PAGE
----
The thing about being a fan of Bob Dylan is that the discovery of his greatness is never-ending.
In preparing to review the great new 10th volume of his Bootleg Series, Another Self Portrait (1969-1971), I was distracted by a host of bootlegs that have been sitting on my hard drive, unlistened to for ages.
After spending a few days with Another Self Portrait, my Dylan jones seriously piqued, I rooted around and found a spectacular soundboard of Dylan with the Band from Madison Square Garden in 1974.
Then I dove into a fan-compiled bootleg of songs from Modern Times from his 2007 European tour, outtakes from Pat Garrett and Billy The Kid and sessions with Carl Perkins, Johnny Cash, Marshall Grant and WS Holland from 1969, and George Harrison, Charlie Daniels, Billy Mundi and Bob Johnson from 1970.
Thoroughly engrossed and completely distracted by the task at hand, I got back to Another Self Portrait. Much has been made about how great this release is and how it eclipses Dylan’s 1970 album, Self Portrait, by a long stretch. Both are true, but that has been true about much of Dylan’s Bootleg Series.
Live 1975: The Rolling Thunder Revue was arguably a more consistent and engaging portrait of Dylan in that period. And Tell Tale Signs: Rare and Unreleased 1989–2006 was a stunning trip through later-period Dylan, particularly highlighting the strength of his oft-overlooked pre-Time Out Of Mind output. Perhaps even moments of — let the heresy commence — Live 1964: Concert at Philharmonic Hall and Live 1966: The Royal Albert Hall best Dylan’s revered studio work of those same periods.
Or do they? The reality is that all of these releases have forced us to revisit and reassess various periods of Dylan’s career and what we — as reviewers or simply fans — have discovered is that he has always been great; we just might not have noticed at the time.
Many reviews of Another Self Portrait, in making the argument that it is significantly stronger than Self Portrait, have noted that much of what Dylan recorded and moved on from but didn’t release circa 1970 were essentially masterpieces unloved or under-appreciated by their creator.
I went back and listened to Self Portrait, something I hadn’t done in a long time. It’s great. It’s more finished and of its time than its Bootleg Series counterpart, but the thing that struck me in reflecting on this entry in the series and the nine volumes that came before it — not to mention Dylan’s official studio output — was the consistency of Dylan’s output. It’s all great. Seriously.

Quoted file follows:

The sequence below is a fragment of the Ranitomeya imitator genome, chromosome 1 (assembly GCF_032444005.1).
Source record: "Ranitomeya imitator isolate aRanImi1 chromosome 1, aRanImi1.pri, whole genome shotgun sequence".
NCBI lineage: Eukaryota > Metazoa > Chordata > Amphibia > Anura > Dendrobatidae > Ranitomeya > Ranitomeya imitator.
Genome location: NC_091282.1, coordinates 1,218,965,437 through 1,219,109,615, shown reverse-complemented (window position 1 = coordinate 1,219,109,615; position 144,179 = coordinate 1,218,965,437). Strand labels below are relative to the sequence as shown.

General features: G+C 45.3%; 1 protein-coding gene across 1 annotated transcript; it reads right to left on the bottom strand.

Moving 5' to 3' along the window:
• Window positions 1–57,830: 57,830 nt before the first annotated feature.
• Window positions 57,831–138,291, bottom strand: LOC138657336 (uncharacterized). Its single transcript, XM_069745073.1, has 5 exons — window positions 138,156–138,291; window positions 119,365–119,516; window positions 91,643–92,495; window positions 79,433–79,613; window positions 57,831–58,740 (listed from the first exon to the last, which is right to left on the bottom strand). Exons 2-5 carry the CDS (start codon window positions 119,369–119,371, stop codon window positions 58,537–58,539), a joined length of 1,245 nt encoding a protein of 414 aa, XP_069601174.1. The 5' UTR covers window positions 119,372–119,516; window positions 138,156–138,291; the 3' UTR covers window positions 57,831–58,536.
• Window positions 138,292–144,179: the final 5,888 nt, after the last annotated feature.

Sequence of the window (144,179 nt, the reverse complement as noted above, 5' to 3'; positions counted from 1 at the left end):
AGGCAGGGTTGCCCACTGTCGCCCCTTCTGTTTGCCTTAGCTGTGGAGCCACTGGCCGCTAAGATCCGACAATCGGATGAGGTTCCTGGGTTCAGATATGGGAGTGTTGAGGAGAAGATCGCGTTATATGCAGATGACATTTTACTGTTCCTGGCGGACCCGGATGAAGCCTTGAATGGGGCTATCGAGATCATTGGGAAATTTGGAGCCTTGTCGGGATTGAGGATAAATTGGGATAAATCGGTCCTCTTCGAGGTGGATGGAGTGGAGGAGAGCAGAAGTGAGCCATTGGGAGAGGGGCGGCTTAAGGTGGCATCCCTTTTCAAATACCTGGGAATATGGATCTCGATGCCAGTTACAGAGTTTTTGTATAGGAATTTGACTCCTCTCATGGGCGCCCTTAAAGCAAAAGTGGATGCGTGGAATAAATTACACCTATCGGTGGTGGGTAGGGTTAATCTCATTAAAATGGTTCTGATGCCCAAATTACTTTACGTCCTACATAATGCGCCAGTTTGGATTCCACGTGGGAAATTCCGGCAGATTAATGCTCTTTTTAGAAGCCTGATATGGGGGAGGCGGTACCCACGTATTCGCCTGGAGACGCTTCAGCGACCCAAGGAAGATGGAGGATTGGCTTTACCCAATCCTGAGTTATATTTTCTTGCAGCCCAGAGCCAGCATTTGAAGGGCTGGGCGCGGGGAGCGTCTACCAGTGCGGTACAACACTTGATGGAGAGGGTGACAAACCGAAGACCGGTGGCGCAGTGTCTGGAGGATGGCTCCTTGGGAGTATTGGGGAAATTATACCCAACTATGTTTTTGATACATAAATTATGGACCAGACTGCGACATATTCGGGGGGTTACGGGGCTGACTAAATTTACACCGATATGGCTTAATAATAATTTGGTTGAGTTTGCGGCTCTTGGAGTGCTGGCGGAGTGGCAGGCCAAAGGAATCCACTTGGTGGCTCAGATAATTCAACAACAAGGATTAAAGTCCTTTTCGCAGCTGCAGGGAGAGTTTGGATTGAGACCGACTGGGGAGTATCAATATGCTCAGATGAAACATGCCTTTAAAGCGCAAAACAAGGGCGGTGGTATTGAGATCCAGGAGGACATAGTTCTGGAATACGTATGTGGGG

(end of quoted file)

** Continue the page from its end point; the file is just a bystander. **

To those who quibble about his ragged voice or “weird” delivery or reinventing his classics or “that” Christmas album or the idiosyncratic nature of his muse, look no further than Mumford & Sons or Dawes or Fleet Foxes or Jack White — or the plethora of bearded banjo players or pixies in hoop skirts that populate YouTube and Facebook — to see that just about every aspect of Dylan’s career is represented in what we music lovers like to think of as “real” music.
So what does Another Self Portrait show us? That Dylan was there first, he did it better, and we’re just playing catch up.
I could tell you about all the cool moments or outstanding tracks on Another Self Portrait, but if you’re a fan, you’ve already poured over the many hand-wringing reviews that have been all over the Internet in the past weeks. Dylan sounds great, the songs and performances are peerless, and though stylistically Another Self Portrait is a bit all over the place (owing mostly to the fact that the sessions the material is culled from spans three years) it also is remarkably coherent.
The guitar work — whether acoustic strumming or flat-picking, punchy electric lines and pedal steel — is stellar and, most of all, tasteful throughout. In essence, Another Self Portrait is a five-star album any music lover should have in his or her collection. It’s great music, played by a true master that you’ll enjoy over and over. And you might just learn something and gain some perspective on Dylan and music in general in the process.
Now that’s saying something.
Jeff Slate is a NYC-based solo singer-songwriter and music journalist. He founded and fronted the band the Badge for 15 years beginning in 1997 and has worked with Pete Townshend, Earl Slick, Carlos Alomar, Steve Holley, Laurence Juber and countless others. He has interviewed and written about everyone from the Beatles and Kiss to Monty Python and rock musicals on Broadway. He is an avid collector of rock and roll books and bootlegs and has an encyclopedic knowledge of all things Dylan and the Beatles. For more information, visit jeffslate.net.